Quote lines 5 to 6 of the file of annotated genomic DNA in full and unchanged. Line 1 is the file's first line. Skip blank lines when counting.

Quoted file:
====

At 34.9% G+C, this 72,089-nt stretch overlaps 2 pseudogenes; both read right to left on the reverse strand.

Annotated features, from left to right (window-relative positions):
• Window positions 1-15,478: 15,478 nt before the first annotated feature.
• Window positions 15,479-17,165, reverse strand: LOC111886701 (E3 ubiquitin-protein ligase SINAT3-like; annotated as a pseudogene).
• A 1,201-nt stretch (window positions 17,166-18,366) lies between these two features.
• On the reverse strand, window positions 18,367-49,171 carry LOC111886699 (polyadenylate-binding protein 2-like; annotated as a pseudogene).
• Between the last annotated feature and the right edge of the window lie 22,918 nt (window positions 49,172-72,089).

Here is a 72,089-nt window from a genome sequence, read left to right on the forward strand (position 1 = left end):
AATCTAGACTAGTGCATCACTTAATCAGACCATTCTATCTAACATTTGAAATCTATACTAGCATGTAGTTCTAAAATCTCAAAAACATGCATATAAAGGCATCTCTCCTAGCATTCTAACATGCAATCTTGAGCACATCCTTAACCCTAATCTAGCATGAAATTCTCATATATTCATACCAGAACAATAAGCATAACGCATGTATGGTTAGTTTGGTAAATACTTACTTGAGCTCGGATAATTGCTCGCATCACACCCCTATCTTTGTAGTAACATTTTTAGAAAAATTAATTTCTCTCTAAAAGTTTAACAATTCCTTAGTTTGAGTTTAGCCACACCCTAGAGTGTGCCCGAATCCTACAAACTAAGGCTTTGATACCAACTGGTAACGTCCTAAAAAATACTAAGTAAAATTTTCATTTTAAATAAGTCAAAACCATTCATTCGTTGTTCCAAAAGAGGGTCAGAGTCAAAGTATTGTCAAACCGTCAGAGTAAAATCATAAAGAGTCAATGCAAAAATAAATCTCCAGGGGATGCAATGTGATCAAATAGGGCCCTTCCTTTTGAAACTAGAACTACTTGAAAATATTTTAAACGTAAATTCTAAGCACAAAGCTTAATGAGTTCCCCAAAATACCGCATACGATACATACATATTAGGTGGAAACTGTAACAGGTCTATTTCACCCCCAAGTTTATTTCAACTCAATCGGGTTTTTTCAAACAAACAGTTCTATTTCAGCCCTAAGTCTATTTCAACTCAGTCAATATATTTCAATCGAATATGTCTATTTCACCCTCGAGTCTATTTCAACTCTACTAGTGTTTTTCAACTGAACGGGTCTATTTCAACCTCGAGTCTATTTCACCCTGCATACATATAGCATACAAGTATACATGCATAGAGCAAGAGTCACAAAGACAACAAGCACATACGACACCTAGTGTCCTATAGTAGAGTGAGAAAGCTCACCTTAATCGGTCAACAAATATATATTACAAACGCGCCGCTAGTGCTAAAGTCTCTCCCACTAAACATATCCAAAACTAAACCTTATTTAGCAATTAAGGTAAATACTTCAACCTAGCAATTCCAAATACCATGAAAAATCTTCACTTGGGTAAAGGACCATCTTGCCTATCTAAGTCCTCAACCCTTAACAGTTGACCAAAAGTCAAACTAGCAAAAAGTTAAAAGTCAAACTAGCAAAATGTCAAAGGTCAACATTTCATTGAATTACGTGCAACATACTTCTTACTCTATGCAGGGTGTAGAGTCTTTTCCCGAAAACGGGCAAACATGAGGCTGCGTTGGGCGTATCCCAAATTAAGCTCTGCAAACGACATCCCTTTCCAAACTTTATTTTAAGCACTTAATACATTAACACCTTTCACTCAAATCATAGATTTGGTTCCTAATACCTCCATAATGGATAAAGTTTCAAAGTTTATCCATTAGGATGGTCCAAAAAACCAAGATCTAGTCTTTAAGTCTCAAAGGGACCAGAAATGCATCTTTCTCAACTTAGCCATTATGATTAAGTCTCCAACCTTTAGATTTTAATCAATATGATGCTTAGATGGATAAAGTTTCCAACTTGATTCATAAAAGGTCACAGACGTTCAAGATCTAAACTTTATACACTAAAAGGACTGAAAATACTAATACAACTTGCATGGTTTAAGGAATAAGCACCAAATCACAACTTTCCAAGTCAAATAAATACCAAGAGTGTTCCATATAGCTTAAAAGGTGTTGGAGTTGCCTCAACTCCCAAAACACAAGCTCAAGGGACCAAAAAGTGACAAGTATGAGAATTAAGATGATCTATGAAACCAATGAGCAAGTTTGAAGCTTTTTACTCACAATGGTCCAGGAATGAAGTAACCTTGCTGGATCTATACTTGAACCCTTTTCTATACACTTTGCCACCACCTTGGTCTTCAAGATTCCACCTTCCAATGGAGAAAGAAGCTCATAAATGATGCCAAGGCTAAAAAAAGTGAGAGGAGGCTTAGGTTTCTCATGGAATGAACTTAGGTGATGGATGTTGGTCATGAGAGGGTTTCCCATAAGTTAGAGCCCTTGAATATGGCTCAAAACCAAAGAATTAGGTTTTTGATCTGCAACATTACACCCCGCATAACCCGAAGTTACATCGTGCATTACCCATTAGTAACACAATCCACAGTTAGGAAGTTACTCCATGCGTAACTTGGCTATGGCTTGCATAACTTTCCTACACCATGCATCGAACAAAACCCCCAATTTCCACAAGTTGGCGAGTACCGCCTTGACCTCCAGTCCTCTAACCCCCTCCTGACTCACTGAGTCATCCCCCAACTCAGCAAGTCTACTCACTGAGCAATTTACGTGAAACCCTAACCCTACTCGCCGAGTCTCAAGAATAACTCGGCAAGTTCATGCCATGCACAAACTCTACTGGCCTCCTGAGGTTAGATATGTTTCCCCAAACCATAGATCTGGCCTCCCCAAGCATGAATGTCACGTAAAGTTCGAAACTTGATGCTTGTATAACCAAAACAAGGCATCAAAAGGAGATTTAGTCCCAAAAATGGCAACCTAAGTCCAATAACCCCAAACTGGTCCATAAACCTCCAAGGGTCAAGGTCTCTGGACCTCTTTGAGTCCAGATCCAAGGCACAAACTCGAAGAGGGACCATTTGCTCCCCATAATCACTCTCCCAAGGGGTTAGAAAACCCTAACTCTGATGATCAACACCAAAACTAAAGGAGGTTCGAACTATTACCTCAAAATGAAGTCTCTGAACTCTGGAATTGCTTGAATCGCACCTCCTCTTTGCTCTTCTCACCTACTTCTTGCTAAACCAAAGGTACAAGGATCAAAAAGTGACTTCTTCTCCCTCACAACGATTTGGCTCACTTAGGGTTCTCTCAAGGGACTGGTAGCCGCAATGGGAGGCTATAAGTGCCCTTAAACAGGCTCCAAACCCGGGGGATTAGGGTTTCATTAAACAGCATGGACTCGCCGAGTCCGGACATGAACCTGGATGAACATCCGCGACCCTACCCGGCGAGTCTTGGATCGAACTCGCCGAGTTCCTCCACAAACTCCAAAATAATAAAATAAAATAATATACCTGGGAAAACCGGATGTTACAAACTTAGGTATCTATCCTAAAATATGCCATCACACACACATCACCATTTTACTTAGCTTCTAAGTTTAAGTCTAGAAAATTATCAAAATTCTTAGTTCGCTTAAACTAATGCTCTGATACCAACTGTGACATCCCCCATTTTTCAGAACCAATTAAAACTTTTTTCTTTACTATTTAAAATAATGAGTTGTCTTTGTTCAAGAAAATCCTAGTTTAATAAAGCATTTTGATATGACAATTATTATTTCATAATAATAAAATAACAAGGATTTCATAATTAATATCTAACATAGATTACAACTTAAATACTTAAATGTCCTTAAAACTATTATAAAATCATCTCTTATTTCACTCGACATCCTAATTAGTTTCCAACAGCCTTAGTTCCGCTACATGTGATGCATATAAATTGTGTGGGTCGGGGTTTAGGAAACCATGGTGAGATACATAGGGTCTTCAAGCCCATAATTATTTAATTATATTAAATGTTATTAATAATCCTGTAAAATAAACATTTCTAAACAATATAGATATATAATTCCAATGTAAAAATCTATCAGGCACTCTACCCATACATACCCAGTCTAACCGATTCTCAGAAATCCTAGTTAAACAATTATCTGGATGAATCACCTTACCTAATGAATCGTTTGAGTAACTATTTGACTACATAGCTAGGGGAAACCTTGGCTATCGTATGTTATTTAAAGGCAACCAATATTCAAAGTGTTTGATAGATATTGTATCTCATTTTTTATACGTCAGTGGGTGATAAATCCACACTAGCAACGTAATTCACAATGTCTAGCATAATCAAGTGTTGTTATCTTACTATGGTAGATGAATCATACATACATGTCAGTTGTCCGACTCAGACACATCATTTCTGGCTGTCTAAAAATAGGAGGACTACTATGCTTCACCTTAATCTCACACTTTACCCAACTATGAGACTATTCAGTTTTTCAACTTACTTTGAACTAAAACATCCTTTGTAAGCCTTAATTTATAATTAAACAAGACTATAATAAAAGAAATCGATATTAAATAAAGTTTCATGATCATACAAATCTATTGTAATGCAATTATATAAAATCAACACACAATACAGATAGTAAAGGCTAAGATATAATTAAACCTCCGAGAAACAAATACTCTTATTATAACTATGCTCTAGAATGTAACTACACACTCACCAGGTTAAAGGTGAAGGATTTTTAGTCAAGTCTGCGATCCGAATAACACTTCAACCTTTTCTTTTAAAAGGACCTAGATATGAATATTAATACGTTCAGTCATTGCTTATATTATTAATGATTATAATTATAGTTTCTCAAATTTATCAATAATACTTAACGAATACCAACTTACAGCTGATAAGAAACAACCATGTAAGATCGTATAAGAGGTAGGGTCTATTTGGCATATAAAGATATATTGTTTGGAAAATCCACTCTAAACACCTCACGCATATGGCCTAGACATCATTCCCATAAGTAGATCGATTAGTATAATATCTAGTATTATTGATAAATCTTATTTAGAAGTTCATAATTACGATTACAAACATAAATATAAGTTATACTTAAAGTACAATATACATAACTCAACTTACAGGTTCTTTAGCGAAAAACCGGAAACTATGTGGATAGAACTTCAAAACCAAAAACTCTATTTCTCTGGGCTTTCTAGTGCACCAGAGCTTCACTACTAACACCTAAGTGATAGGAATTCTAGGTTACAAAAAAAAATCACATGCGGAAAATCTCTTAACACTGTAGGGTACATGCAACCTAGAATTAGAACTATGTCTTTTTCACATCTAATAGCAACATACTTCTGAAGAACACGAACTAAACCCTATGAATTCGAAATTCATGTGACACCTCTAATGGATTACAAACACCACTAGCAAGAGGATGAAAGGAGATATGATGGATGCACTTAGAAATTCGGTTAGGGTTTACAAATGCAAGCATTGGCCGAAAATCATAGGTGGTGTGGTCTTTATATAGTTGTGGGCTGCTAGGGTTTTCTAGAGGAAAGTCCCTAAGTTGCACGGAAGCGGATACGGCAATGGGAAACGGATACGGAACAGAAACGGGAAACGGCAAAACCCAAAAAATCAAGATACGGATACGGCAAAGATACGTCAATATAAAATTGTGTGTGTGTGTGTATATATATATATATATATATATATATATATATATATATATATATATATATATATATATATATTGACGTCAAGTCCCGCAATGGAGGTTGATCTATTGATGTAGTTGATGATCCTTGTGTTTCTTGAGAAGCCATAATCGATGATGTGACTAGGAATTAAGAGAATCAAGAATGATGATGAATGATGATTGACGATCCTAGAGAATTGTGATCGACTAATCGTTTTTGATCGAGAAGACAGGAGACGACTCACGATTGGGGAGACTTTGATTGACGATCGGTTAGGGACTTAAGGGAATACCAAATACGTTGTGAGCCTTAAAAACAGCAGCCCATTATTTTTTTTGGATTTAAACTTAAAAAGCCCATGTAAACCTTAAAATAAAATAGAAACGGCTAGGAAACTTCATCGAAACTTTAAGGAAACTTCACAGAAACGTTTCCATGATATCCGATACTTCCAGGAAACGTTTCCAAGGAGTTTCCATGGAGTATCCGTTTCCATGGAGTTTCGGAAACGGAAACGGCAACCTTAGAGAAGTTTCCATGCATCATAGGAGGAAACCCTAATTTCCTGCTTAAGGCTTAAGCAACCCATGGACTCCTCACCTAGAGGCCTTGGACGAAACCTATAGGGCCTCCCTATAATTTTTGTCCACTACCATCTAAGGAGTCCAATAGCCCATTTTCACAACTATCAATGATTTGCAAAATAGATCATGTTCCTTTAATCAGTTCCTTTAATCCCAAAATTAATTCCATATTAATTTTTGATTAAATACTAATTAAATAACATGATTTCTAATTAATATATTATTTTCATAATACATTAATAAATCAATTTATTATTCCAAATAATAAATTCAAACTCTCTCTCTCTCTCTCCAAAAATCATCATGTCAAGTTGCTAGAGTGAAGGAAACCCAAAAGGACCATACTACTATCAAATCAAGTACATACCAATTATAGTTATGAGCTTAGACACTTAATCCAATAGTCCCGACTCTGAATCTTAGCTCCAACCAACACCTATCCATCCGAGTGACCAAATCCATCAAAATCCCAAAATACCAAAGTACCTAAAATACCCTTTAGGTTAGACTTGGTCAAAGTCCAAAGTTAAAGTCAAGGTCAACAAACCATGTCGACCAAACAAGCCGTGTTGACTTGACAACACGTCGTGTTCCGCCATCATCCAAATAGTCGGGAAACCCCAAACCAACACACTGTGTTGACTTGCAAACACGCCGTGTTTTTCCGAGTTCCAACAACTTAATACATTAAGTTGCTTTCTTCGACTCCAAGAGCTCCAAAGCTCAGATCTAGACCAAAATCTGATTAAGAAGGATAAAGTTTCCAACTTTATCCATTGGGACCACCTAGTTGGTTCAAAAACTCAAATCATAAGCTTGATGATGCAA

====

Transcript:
• A 1,201-nt stretch (window positions 17,166-18,366) lies between these two features.
• On the reverse strand, window positions 18,367-49,171 carry LOC111886699 (polyadenylate-binding protein 2-like; annotated as a pseudogene).